the authentic measure of urban history is the degree to which it is concerned directly and generically with cities themselves and not with the historical events and tendencies that have been purely incidental to them ... it is the study of the characteristically symbiotic relationships of their [cities'] different characteristics, of the ways in which their components fitted together or impinged on other things that distinguishes urban historians from those who may be said merely to be passing through their territory. (20)

Did the legitimacy of the study of towns and cities go into decline after 1914? Anthony Sutcliffe claimed that 'as the state took over the city, the city disappeared' and that as national codes governing social policy and most facets of daily life were increasingly decided in the national parliament, the autonomy of the city was undermined. (21) It is a view which presumes that the town or city can only have a role by virtue of its independence from the national state. Of course, the independence to collect taxes, administer justice, frame regulations, and to decide the qualifications for admission to inner councils and decision-making bodies, does convey autonomy; however, the town is not simply the receptacle of national developments in social, economic and political activity. It is, as many authors have noted, the locus of the interaction of these forces, and their interplay produces specific outcomes. Irrespective of national guidelines, implementation may take unexpected forms that are sometimes unacceptable to national policy-makers.

Urban resistance, adaptation and independence, therefore, did not disappear with the nation state; they were simply further adaptations of endemic local-central tensions which has been an enduring theme in studies of towns and cities in every age. (22) The Poll Tax protests in Britain in 1990, which were acts of civil disobedience opposed to the policies of a ruling caste in Westminster, and contemporary European regionalism, both have significant urban dimensions. For example, campaigns for political autonomy in Edinburgh, Barcelona and Milan, reflect urban and regional interests which do not mirror national interests. Nowhere is the view that the city retains its independent status more evident than in the intersection between the physical fabric and the social fabric. Space and buildings are increasingly recognised as non-neutral. (23) They shape lives, behaviour, perceptions and ultimately policy. Cities as kaleidoscopic and compressed memories, with their buildings and open spaces, colours and textures, summarise the lived experience of the citizens while also projecting meanings and symbolise values. As instruments of power and control, these are dimensions of the urban which have little if anything to do with national policy, and are largely independent of central government.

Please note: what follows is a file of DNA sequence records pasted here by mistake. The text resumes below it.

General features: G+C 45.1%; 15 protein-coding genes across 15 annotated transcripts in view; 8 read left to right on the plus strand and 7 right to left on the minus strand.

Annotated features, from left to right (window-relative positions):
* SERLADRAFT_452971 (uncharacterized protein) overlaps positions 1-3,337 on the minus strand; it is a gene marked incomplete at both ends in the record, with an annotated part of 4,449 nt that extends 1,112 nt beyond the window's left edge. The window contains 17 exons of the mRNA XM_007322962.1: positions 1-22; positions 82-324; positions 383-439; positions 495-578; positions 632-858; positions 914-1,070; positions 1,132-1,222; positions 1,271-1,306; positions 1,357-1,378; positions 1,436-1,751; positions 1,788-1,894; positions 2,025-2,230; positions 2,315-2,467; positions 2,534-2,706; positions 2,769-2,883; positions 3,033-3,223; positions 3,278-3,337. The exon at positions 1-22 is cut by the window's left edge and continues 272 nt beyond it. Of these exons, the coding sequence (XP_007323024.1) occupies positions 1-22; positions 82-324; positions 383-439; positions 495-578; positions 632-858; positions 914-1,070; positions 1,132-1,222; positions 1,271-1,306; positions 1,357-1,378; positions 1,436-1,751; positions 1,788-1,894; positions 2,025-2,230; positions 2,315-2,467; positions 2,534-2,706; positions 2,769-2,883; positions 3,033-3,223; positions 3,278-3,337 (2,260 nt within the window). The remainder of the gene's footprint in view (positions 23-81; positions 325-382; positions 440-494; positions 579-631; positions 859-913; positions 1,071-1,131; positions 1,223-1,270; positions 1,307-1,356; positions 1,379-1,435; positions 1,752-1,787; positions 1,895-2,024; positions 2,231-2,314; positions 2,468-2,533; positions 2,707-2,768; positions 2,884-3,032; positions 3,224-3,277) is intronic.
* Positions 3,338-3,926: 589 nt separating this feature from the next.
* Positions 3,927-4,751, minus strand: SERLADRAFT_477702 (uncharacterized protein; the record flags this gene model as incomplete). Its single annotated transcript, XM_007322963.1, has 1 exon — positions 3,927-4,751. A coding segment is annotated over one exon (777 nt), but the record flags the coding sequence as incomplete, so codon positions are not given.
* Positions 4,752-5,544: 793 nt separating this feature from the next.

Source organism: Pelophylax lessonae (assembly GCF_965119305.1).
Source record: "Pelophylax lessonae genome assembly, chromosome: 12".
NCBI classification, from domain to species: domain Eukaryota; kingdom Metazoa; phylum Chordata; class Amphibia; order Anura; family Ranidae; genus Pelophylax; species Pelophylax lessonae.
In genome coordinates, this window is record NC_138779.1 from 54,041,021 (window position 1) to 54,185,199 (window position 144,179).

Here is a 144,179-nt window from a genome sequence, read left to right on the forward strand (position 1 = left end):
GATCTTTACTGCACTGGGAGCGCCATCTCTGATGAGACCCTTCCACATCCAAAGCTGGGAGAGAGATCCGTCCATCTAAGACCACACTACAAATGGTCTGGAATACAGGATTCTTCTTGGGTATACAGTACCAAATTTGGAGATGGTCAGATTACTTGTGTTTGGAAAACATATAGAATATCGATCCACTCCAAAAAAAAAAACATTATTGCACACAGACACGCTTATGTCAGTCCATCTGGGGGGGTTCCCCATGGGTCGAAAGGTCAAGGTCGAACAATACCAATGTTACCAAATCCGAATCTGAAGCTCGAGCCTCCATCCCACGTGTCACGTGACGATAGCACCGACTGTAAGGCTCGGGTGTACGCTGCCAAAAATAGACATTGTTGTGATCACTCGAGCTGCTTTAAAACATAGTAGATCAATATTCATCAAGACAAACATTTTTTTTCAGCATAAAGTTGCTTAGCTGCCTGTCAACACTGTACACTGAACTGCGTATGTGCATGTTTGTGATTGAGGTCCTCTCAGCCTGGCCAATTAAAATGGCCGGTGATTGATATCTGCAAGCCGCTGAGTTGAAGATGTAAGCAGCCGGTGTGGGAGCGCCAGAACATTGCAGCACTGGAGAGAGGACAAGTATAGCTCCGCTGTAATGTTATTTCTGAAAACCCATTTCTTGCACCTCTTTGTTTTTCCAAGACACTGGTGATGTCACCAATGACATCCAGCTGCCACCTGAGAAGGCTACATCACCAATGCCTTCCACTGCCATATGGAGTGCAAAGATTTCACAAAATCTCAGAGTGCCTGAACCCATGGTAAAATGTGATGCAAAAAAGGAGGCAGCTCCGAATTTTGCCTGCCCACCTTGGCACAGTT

The central themes of urban history over the last 40 years can be illustrated by considering how the study of the built environment has been handled, though this could also be done through other lenses. Perhaps predictably, early interest centred on the production of the physical character of the city: the slums and suburbs, builders and capitalists. Interest then produced research on class, social relations and organisations, with studies of urban management and public administration closely associated with living conditions and political movements. These were necessary early steps, but an understanding of urban space put a premium on appreciating landownership, mercantile activities, the power base of previous settlements, and value and cultural systems which fundamentally shaped the physical appearance of towns and cities. In short the 'cultural turn' highlighted what Graeme Davison and Sam Bass Warner described as multiple urban images. (24) Individual buildings or concentrations of buildings produce widely divergent responses according to individual tastes, wealth, status and other analytical categories. Town halls and public buildings were no longer of much interest as physical objects; instead becoming significant for what they represented and as a stage set for public demonstrations and civic ceremonies. Slums were real, but they also entered the imagination through the power of the media. (25) Manhattan's first skyscrapers presented highly divergent images to users (managers, maintenance workers, visitors, commuters, owners and designers); and reactions depended upon where in the intersection between different modes of production and consumption an individual was located. The symbolism of the buildings - threatening, phallic, convenient, and inspirational - evoked a range of descriptions to convey different meanings and 'mental markers' associated with multi-storey construction. (26) The built environment emerged from urban historical analysis as more balanced; the influence of the Annales approach was evident, if implicit.